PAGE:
Lateral supracerebellar infratentorial approach for pontomesencephalic cavernous malformations

Free access

Cavernomas at the posterolateral pontomesencephalic surface can be approached from a lateral infratentorial supracerebellar corridor. In this surgical video, we demonstrate two cases of brainstem cavernomas resected through a lateral supracerebellar infratentorial approach. A supine position with lateral turn of the head was used along with significant reverse Trendelenburg to allow the cerebellum to fall away with gravity from the tentorium. After exposure of the posterior surface of the brainstem between the tentorium and the superior cerebellar surface with aid of neuronavigation, the cavernomas were safely resected.

The video can be found here: https://youtu.be/fUDdaprg26Y.

Cavernomas at the posterolateral pontomesencephalic surface can be approached from a lateral infratentorial supracerebellar corridor. In this surgical video, we demonstrate two cases of brainstem cavernomas resected through a lateral supracerebellar infratentorial approach. A supine position with lateral turn of the head was used along with significant reverse Trendelenburg to allow the cerebellum to fall away with gravity from the tentorium. After exposure of the posterior surface of the brainstem between the tentorium and the superior cerebellar surface with aid of neuronavigation, the cavernomas were safely resected.

The video can be found here: https://youtu.be/fUDdaprg26Y.

Transcript

My name is Bernard Bendok and I’ll be showing two cases that illustrate the lateral supracerebellar infratentorial approach to pontomesencephalic cavernous malformations.

The first case involves a 59-year-old male with slurred speech and right-sided weakness, who had this growing left pontomesencephalic junction cavernoma. The lesion came to the surface.

The two approaches that can be considered for this lesion are a lateral supracerebellar infratentorial approach or a subtemporal approach. Both have pros and cons. The advantage of the lateral supracerebellar approach is that it brings you in direct view of the lateral mesencephalic sulcus, which is a safe entry zone to the brainstem.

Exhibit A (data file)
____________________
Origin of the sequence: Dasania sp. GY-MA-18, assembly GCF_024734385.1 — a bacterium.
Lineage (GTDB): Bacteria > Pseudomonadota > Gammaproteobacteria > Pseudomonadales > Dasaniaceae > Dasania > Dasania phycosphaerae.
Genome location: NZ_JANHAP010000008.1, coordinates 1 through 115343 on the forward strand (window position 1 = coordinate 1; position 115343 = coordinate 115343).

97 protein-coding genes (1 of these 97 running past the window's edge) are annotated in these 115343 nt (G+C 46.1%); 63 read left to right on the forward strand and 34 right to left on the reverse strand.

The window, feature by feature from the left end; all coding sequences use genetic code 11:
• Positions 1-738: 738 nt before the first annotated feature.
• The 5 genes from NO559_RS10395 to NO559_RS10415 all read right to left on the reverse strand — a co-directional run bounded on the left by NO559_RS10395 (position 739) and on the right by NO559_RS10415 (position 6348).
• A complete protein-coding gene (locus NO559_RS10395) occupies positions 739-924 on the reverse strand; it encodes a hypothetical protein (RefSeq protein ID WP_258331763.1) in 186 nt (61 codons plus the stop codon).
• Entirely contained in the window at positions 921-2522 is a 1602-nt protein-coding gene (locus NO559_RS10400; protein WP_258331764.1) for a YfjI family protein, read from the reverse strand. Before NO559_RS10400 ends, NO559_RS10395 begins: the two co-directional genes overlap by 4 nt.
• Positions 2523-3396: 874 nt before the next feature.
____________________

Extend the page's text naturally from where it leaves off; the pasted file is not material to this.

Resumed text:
This approach, also in the case that we’re presenting, brought us closest to the area of this cavernoma that presented to the surface of the brainstem. One has to pay special attention to the fourth cranial nerve, which is typically at the inferior edge of the exposure. A subtemporal approach is an alternative, but it would come in more lateral than ideal for a lesion that projects and comes to the surface in this direction.

The advantages of the subtemporal approach are that it brings you in direct contact with the anterolateral midbrain, but retraction in this location can risk injury to the vein of Labbé and to temporal lobe itself. The lateral supracerebellar infratentorial approach, on the other hand, when combined with significant reverse Trendelenburg, results in minimal cerebellar retraction as the cerebellum descends with gravity, especially after CSF release. There are situations where bridging veins could limit the exposure from this trajectory.

The lateral mesencephalic sulcus has been defined in the literature as a safe entry zone to the brainstem.

When looking at cross section, the substantia nigra is anterior and lateral, and the ocular motor nerve is anterior and medial, and the medial lemniscus is medial to this sulcus. Clearly, one has to be careful during the dissection, using image navigation. In my view, the closer the lesion comes to the surface, the better in terms of safety.

This is the surgical approach, as illustrated in this video. We typically use a horseshoe incision, although a linear incision can also be used. The transverse sinus is exposed so that the dural leaflet can retract the transverse sinus superiorly, thus widening the exposure.

We typically use significant reverse Trendelenburg to allow cerebellar descent with gravity.

In this video, the arachnoid planes are being opened exposing the midbrain. Cavernoma appears to be exophytic. And here with careful bipolar and suction, the cavernoma could be removed piecemeal, being careful to avoid unnecessary traction on brainstem tissue. It is very important to preserve developmental venous anomalies, and to avoid injury to venous structures.

This postoperative scan shows complete resection of the cavernoma. The patient was neurologically at baseline after the procedure.

The second case involves a 54-year-old female with a history growing brainstem cavernoma at the right pontomesencephalic junction.